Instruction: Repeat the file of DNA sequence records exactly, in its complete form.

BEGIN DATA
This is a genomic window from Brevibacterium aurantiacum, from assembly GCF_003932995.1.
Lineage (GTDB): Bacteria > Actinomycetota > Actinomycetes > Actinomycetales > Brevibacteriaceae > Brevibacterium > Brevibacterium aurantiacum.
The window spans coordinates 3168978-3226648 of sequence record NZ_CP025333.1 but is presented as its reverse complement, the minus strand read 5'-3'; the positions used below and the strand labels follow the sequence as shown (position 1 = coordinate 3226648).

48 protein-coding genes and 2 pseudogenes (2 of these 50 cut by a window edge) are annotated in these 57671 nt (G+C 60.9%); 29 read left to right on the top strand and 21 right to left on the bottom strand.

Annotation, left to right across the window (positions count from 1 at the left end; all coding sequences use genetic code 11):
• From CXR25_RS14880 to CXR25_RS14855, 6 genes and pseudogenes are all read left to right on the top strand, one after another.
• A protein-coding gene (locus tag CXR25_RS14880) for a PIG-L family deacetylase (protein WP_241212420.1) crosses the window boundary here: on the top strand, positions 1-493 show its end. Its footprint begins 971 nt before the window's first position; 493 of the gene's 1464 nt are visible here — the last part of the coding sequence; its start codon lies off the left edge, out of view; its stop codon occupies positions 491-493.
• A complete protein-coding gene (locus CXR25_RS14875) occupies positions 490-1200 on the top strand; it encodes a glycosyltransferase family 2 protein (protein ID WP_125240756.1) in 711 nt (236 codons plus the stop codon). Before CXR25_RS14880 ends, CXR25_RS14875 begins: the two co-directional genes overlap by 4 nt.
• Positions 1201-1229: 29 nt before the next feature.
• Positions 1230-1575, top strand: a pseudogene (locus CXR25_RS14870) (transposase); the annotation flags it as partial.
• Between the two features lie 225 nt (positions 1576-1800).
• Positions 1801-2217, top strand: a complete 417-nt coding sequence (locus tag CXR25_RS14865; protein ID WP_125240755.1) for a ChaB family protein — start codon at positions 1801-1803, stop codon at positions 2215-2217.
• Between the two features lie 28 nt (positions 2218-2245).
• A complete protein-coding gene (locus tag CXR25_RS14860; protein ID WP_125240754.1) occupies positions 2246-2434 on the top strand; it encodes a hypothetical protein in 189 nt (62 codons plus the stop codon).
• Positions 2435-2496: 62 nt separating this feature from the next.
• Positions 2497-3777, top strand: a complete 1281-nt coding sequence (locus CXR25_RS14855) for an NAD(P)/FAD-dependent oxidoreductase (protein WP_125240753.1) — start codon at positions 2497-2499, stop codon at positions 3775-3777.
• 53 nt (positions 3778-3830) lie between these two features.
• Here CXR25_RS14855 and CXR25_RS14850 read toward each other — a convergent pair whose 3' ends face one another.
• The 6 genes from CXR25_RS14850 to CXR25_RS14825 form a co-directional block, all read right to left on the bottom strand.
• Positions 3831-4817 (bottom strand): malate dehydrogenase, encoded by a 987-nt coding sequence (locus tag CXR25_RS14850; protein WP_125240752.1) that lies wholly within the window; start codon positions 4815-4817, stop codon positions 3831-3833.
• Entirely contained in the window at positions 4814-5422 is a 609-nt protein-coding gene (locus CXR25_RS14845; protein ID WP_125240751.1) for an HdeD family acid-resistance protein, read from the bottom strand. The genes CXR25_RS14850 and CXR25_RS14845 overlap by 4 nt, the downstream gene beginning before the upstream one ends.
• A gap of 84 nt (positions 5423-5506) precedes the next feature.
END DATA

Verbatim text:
This is a genomic window from Brevibacterium aurantiacum, from assembly GCF_003932995.1.
Lineage (GTDB): Bacteria > Actinomycetota > Actinomycetes > Actinomycetales > Brevibacteriaceae > Brevibacterium > Brevibacterium aurantiacum.
The window spans coordinates 3168978-3226648 of sequence record NZ_CP025333.1 but is presented as its reverse complement, the minus strand read 5'-3'; the positions used below and the strand labels follow the sequence as shown (position 1 = coordinate 3226648).

48 protein-coding genes and 2 pseudogenes (2 of these 50 cut by a window edge) are annotated in these 57671 nt (G+C 60.9%); 29 read left to right on the top strand and 21 right to left on the bottom strand.

Annotation, left to right across the window (positions count from 1 at the left end; all coding sequences use genetic code 11):
• From CXR25_RS14880 to CXR25_RS14855, 6 genes and pseudogenes are all read left to right on the top strand, one after another.
• A protein-coding gene (locus tag CXR25_RS14880) for a PIG-L family deacetylase (protein WP_241212420.1) crosses the window boundary here: on the top strand, positions 1-493 show its end. Its footprint begins 971 nt before the window's first position; 493 of the gene's 1464 nt are visible here — the last part of the coding sequence; its start codon lies off the left edge, out of view; its stop codon occupies positions 491-493.
• A complete protein-coding gene (locus CXR25_RS14875) occupies positions 490-1200 on the top strand; it encodes a glycosyltransferase family 2 protein (protein ID WP_125240756.1) in 711 nt (236 codons plus the stop codon). Before CXR25_RS14880 ends, CXR25_RS14875 begins: the two co-directional genes overlap by 4 nt.
• Positions 1201-1229: 29 nt before the next feature.
• Positions 1230-1575, top strand: a pseudogene (locus CXR25_RS14870) (transposase); the annotation flags it as partial.
• Between the two features lie 225 nt (positions 1576-1800).
• Positions 1801-2217, top strand: a complete 417-nt coding sequence (locus tag CXR25_RS14865; protein ID WP_125240755.1) for a ChaB family protein — start codon at positions 1801-1803, stop codon at positions 2215-2217.
• Between the two features lie 28 nt (positions 2218-2245).
• A complete protein-coding gene (locus tag CXR25_RS14860; protein ID WP_125240754.1) occupies positions 2246-2434 on the top strand; it encodes a hypothetical protein in 189 nt (62 codons plus the stop codon).
• Positions 2435-2496: 62 nt separating this feature from the next.
• Positions 2497-3777, top strand: a complete 1281-nt coding sequence (locus CXR25_RS14855) for an NAD(P)/FAD-dependent oxidoreductase (protein WP_125240753.1) — start codon at positions 2497-2499, stop codon at positions 3775-3777.
• 53 nt (positions 3778-3830) lie between these two features.
• Here CXR25_RS14855 and CXR25_RS14850 read toward each other — a convergent pair whose 3' ends face one another.
• The 6 genes from CXR25_RS14850 to CXR25_RS14825 form a co-directional block, all read right to left on the bottom strand.
• Positions 3831-4817 (bottom strand): malate dehydrogenase, encoded by a 987-nt coding sequence (locus tag CXR25_RS14850; protein WP_125240752.1) that lies wholly within the window; start codon positions 4815-4817, stop codon positions 3831-3833.
• Entirely contained in the window at positions 4814-5422 is a 609-nt protein-coding gene (locus CXR25_RS14845; protein ID WP_125240751.1) for an HdeD family acid-resistance protein, read from the bottom strand. The genes CXR25_RS14850 and CXR25_RS14845 overlap by 4 nt, the downstream gene beginning before the upstream one ends.
• A gap of 84 nt (positions 5423-5506) precedes the next feature.